Wednesday, February 28, 2007

The Popes and Slavery

In light of the forthcoming bi-centenary of the passing of the Slave Trade Act 1815 by the Westminster Parliament, the question arises : When did the Catholic Church condemn slavery?

According to some notable figures, the Church did not finally condemn slavery until recently.

Judge John T. Noonan stated that it was not until 1890 that the Church condemned the institution of slavery, lagging behind laws enacted to outlaw the practice. He and others argue that slavery is one of the areas in which the Church has changed its moral teaching to suit the times, and that the time for this change did not come until near the end of the last century.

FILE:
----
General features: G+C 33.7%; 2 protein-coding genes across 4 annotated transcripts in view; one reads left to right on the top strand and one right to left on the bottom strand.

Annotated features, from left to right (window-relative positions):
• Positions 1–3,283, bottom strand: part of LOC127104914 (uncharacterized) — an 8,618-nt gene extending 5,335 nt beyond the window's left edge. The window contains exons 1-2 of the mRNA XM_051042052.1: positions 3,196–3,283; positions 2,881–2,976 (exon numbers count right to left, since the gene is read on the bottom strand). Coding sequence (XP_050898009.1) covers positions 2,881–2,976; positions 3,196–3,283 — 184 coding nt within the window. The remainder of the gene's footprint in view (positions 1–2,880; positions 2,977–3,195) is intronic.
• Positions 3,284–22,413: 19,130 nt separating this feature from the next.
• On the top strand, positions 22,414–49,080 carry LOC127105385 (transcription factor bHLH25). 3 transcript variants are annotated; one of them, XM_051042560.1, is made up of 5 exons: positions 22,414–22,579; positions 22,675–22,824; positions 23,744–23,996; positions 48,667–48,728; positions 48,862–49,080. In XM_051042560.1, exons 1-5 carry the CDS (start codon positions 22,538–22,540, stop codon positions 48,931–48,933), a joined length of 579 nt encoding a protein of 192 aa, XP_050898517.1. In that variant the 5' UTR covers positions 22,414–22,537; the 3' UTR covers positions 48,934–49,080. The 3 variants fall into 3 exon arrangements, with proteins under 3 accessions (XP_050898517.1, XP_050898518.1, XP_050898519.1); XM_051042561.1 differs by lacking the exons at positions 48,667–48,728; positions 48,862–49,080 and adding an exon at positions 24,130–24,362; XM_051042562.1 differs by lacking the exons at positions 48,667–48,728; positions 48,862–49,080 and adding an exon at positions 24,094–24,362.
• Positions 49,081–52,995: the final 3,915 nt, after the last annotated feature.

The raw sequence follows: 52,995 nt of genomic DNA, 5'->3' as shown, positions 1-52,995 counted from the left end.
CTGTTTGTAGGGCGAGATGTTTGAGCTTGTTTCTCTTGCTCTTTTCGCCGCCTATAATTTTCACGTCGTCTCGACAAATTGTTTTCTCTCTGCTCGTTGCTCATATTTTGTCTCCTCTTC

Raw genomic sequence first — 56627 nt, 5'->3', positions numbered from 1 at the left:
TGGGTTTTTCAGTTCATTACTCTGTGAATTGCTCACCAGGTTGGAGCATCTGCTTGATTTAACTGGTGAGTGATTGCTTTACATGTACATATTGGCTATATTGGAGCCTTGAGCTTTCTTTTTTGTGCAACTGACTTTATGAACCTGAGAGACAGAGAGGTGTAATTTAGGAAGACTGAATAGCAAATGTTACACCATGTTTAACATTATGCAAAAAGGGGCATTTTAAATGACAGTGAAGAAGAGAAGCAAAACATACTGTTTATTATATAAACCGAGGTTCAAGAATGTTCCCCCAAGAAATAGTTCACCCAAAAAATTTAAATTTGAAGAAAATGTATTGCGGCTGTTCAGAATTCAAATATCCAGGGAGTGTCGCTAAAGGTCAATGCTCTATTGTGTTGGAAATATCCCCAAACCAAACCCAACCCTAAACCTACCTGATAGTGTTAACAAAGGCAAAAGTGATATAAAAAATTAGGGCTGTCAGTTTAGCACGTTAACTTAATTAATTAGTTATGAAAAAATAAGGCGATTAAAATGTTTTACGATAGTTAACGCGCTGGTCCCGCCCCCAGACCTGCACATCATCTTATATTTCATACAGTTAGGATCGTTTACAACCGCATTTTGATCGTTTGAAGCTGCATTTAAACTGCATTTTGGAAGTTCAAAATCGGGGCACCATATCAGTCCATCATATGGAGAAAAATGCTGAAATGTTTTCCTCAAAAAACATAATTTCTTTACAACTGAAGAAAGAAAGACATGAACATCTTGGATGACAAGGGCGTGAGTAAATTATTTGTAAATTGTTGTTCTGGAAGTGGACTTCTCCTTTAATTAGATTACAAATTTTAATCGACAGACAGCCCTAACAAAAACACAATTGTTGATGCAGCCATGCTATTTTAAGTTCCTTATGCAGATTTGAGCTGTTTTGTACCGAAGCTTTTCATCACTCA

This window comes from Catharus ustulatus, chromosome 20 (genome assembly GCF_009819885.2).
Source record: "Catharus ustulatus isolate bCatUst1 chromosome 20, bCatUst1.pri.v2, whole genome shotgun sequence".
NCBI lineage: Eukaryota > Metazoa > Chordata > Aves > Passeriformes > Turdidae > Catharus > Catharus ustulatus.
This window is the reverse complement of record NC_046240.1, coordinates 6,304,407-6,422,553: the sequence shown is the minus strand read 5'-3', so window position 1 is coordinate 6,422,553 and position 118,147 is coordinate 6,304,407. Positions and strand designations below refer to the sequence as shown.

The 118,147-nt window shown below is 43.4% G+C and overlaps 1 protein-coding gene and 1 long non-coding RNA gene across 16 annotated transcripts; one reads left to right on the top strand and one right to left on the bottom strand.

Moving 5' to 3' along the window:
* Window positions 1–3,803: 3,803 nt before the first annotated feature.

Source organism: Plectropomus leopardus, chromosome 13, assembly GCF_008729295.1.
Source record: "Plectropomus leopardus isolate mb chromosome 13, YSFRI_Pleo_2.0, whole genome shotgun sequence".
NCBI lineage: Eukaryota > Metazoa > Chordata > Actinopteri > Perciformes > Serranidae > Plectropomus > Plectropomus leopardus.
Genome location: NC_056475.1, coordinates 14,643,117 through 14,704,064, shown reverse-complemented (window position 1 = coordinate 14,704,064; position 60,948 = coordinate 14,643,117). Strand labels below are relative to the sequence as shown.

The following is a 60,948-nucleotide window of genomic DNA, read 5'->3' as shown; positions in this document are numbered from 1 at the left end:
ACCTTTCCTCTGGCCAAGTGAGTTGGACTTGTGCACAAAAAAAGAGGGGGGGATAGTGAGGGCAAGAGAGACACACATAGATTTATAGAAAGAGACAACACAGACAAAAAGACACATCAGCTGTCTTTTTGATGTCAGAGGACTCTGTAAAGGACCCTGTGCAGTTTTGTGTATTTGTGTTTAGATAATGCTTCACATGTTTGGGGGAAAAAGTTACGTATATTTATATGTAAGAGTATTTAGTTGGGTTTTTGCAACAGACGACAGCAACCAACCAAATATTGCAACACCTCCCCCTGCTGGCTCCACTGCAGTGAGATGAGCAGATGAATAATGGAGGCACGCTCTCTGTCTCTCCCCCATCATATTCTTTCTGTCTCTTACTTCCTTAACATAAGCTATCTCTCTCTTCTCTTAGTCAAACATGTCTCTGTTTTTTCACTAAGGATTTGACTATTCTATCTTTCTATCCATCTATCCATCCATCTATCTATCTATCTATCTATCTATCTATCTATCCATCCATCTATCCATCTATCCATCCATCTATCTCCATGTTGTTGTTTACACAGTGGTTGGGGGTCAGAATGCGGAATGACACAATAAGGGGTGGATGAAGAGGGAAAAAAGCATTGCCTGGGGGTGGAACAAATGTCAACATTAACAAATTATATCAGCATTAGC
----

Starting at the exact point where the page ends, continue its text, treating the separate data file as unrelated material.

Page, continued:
Theologian Laennec Hurbon may be cited as representing a belief among many authors that no Pope before 1890 condemned slavery when he stated that, ". . . one can search in vain through the interventions of the Holy See-those of Pius V, Urban VIII and Benedict XIV-for any condemnation of the actual principle of slavery."

In The Popes and Slavery: Setting the Record Straight by Fr. Joel S. Panzer in the January/February 1996 issue of "The Catholic Answer", Fr Panzer explains in detail that from 1435 to 1890, there were numerous bulls and encyclicals from several popes written to many bishops and the whole Christian faithful condemning both slavery and the slave trade.